Window Seats and Baggage

This morning, I made my way to Washington, DC. Boarding my connecting flight in Atlanta, I approached my designated row only to find a woman already occupying my seat. She looked to be southeast Asian and only a few years older than myself. At first I assumed it was a mix-up. As I stuffed my duffle bag in the overhead bin I noted her mistake in seating.

“I’m sorry ma’am, I think I’m the window seat.”

But it wasn’t an accident. She had the tray down, a coffee mug and muffin placed atop, her headphones were in. She looked up at me.

“Oh I know, if you want I can move,”

At first I hesitated. I have nothing against the aisle seat, I just prefer the window. I like being able to rest my head against the wall of the plane. I like looking out when we’re taking off.

Another second passed and I considered relenting. It’s a short flight, I thought, I’d probably be asleep for most of it anyways. It’s just a seat. But then, I decided the window was what I wanted. (more…)


What the Hell was Anthony Michael D’Agostino’s “‘Bye Sierra”?!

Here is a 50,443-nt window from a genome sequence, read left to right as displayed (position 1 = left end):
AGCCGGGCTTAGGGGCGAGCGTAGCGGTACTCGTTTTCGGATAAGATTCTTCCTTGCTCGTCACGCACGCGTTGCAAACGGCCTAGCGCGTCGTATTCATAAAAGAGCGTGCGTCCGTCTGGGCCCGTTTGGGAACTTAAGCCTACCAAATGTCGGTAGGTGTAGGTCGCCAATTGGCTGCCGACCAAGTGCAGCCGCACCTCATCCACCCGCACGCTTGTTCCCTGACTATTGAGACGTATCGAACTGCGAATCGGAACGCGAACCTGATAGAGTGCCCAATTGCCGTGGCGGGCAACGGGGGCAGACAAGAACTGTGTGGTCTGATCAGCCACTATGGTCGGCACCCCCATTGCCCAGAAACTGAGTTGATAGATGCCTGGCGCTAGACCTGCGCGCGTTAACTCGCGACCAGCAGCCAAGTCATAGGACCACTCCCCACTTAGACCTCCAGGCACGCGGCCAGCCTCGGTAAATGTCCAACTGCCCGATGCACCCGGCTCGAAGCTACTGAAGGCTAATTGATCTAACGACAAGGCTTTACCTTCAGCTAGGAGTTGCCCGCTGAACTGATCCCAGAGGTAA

by contributing writer Quinlan Mitchell

Let’s get real. For just a minute, let’s get really real. Anthony Michael D’Agostino’s oh-so-lauded article in the HuffPost, for all its fanfare and academic jargon, is essentially a new dress for old and tired rhetoric. I repeat: it’s not new. So everyone stop spilling tea all over the place, and let’s unpack the issue.

To the article’s credit, it does an adequate job of picking apart Sierra Mannie’s highly controversial Time Magazine opinion piece, “Dear White Gays: Stop Stealing Black Female Culture”. D’Agostino skillfully takes issues which are compressed in Mannie’s piece and unfolds them in all their complexity within his own.

But that’s where the credit ends, unfortunately.

Anthony Michael D’Agostino’s response to Sierra Mannie’s article is often completely delusional. And it is truly ignorant of how the underlying power relationships that define how this country function, even at its best.

Mannie’s article in Time Magazine represented a first, and earnest stab at dismantling some of the extreme patriarchy and racism that pervades gay culture. When she tells white gays to stop stealing from black women, she’s touching on a long tradition of appropriation and mockery that hurts black women deeply, and allows white gays, even as minorities, to exert control over another minority group for community gain.

Which, coincidentally, is exactly what D’Agostino does (and ignores that he’s doing) in his response essay. (more…)